The Rise of BRRRR

The rise of BRRRRIn the year before, during, and following the recession, real estate investors were swept up with the dreams of fixing and flipping properties. High appreciation before the recession, dramatically lowered values during the recession, and the steady growth since have all driven more investors into the market to make a quick profit renovating houses in rough shape and selling them to end buyers. In the last few years we are seeing a shift in the industry, and most real estate professionals are reacting. The rise of what many people call BRRRR. This stands for Buy, Rehab, Rent, Refinance, Repeat.


The goal here is to buy an undervalued or distressed property with the plan to hold it long term. Investors look for areas that have strong rental markets, and properties where they will have substantial equity in the property once renovated.


People have a misconception when it comes to renovating investment properties. Most people think that these flipped houses are trying to be the top price in the market. That may be true occasionally for higher end flips, but most are looking to land in the mid to high price point. If the average house sells for $250k, and the highest sale was $315k, most flippers will aim for $280-300k. With what I have seen for the BRRRR strategy, this is not true of renovating rental properties. Most investors are looking for the answer to one question: what do I need to do to make this house occupiable? Often that question turns up as “What is the minimum I can put into this property to get market rent?” Almost no one wants to be renting out properties that just barely receive certificates of occupancy (these aren’t college houses) but you’ll see a definitive difference in the quality of furnishes relative to flipped properties.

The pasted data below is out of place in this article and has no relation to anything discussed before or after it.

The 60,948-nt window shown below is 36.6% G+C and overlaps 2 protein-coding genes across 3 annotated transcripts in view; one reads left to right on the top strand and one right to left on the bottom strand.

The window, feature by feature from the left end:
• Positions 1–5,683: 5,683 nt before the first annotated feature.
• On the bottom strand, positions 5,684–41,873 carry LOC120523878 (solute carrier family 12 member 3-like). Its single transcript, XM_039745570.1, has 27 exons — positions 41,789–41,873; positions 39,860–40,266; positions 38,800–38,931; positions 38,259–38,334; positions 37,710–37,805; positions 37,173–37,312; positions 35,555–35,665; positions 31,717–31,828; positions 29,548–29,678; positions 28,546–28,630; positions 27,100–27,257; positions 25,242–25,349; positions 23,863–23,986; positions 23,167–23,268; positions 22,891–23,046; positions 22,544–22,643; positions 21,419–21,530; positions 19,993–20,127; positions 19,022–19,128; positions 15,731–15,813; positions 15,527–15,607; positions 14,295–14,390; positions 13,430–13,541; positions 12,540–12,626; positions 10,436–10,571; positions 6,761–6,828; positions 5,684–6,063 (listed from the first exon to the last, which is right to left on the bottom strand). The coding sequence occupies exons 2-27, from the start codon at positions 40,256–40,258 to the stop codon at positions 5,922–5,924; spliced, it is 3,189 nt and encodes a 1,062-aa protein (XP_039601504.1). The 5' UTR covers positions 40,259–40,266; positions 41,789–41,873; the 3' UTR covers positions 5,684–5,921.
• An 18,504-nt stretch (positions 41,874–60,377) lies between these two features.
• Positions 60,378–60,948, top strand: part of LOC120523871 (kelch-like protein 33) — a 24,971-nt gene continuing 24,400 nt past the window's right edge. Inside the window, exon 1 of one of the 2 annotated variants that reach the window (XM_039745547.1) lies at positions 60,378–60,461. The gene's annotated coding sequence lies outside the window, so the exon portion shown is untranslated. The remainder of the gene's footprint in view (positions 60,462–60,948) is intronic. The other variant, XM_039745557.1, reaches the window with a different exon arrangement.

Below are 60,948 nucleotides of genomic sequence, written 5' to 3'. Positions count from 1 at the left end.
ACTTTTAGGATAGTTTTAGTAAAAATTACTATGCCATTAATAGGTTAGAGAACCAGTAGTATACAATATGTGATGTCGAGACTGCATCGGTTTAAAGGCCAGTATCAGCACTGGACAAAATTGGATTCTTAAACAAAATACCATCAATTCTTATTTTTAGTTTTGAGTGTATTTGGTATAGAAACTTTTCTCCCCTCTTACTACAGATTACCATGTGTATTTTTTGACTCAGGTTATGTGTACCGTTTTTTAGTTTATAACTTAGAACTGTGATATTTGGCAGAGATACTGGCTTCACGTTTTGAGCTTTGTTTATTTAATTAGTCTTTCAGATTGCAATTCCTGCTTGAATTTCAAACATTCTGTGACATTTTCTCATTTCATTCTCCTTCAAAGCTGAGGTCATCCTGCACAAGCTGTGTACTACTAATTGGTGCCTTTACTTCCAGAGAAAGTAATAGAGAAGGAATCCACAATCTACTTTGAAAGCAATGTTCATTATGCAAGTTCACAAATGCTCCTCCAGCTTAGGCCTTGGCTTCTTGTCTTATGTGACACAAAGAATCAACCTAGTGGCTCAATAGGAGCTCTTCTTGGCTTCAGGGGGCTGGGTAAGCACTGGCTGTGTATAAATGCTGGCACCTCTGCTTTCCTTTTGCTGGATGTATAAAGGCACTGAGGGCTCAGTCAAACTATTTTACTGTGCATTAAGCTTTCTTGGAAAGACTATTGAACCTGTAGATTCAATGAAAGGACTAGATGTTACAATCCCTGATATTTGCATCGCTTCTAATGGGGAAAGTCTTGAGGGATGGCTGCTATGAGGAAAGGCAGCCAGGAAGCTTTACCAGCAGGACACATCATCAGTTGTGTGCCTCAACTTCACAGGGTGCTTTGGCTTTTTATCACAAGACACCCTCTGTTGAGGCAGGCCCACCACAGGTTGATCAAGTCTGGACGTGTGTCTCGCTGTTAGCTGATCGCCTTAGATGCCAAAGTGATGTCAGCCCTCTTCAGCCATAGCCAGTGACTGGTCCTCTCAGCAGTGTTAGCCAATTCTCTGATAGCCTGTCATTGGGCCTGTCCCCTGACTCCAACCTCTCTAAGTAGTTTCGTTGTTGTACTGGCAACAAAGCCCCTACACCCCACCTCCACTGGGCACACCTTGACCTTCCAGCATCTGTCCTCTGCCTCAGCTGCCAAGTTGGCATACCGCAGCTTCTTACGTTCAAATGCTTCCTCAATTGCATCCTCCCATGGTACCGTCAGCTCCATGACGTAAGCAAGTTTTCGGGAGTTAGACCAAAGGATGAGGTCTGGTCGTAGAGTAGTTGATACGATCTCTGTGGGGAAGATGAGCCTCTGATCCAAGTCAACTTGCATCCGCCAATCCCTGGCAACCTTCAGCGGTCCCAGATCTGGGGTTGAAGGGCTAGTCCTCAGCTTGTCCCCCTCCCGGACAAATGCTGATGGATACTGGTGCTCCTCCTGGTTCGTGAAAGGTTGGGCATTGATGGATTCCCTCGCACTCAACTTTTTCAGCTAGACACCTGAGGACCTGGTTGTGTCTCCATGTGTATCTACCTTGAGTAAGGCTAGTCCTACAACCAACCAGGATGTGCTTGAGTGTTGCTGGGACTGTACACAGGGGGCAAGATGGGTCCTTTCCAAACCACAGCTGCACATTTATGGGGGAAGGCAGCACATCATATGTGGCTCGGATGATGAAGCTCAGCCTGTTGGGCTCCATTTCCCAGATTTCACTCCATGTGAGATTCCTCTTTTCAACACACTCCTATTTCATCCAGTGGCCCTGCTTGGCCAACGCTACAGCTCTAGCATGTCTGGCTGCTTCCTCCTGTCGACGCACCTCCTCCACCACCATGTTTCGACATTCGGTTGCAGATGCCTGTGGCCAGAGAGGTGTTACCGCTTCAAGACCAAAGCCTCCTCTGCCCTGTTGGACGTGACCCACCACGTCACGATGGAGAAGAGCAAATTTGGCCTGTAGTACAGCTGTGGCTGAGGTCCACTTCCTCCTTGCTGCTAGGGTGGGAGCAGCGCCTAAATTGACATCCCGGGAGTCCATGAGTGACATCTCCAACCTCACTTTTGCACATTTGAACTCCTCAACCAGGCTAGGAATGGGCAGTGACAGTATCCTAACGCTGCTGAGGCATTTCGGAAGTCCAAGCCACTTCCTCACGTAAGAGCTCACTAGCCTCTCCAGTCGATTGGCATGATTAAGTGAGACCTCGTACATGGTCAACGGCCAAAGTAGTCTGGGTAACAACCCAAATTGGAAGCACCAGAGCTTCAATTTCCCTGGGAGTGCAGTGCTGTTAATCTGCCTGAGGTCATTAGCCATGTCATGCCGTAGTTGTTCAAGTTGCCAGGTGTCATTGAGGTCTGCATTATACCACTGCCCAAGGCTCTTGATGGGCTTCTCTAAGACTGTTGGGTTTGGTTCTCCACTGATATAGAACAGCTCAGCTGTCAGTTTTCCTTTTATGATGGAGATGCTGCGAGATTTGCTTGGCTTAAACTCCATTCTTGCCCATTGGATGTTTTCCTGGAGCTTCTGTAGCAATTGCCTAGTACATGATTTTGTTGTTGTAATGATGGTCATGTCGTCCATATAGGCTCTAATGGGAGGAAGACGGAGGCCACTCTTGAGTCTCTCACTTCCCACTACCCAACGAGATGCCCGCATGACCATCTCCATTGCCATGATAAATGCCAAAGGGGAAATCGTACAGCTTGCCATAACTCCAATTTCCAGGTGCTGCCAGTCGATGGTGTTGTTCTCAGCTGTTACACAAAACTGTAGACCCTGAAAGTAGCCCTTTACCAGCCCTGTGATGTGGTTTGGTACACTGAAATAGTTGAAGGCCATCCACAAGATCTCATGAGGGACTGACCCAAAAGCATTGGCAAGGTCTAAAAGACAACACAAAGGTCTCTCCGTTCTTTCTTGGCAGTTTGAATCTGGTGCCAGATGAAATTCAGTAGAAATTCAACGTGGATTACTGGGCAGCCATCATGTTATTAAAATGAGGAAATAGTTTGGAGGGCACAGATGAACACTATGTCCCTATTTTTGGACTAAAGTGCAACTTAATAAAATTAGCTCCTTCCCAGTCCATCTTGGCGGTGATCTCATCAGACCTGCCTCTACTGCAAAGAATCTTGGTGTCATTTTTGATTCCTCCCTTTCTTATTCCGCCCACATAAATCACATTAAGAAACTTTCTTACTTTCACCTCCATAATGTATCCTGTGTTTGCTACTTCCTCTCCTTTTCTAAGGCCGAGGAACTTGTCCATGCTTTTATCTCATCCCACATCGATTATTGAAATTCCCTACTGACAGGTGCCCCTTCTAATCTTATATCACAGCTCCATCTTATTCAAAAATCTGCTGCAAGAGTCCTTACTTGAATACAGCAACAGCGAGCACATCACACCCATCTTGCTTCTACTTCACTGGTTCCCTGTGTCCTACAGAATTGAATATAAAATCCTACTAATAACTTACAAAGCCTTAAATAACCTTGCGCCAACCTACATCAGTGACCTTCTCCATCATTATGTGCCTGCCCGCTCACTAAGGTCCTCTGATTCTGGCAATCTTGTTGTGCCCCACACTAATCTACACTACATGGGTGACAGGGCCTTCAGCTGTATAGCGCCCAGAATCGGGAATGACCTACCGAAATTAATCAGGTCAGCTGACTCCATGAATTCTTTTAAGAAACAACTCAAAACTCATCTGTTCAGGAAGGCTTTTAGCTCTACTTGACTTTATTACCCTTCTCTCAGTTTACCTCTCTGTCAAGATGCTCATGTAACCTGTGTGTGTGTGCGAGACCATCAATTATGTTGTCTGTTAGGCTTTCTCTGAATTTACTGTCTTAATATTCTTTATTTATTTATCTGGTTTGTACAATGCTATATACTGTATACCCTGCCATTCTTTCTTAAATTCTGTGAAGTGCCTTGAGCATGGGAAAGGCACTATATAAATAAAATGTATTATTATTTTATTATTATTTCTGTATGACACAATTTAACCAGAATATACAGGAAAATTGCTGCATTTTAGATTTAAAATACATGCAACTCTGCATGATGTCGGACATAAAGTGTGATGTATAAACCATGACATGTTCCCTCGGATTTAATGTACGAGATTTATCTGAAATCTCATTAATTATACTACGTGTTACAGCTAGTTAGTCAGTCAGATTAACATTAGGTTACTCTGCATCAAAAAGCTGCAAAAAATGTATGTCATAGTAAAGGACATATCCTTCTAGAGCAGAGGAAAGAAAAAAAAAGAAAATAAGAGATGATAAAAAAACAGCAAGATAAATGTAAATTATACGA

Getting a property to cash flow is the best action you can take for a loan on a rental property. Many banks will not want to lend on vacant properties, and even private lenders like RCN want to see what the annual rent is expected to be to establish estimations of cash flow.


The name of the game here is to get as much cash out as possible. Your goal is to own the house with a lower rate mortgage, while also removing the down payment money that you invested into it before the renovation. If you went into the pre-renovated project with $50k, you want to pull at least $50k out after a refinance.


Now we come to the important part of how to use this strategy successfully do it again. With the money that you pulled out of your last property that is now renovated and cash flowing, you look for another property to add to your portfolio. Over time, you can acquire more and more properties, and have your tenants slowly build equity for you. This article originally appeared on the Mortgage Professional America website, BRRRR. View the full article here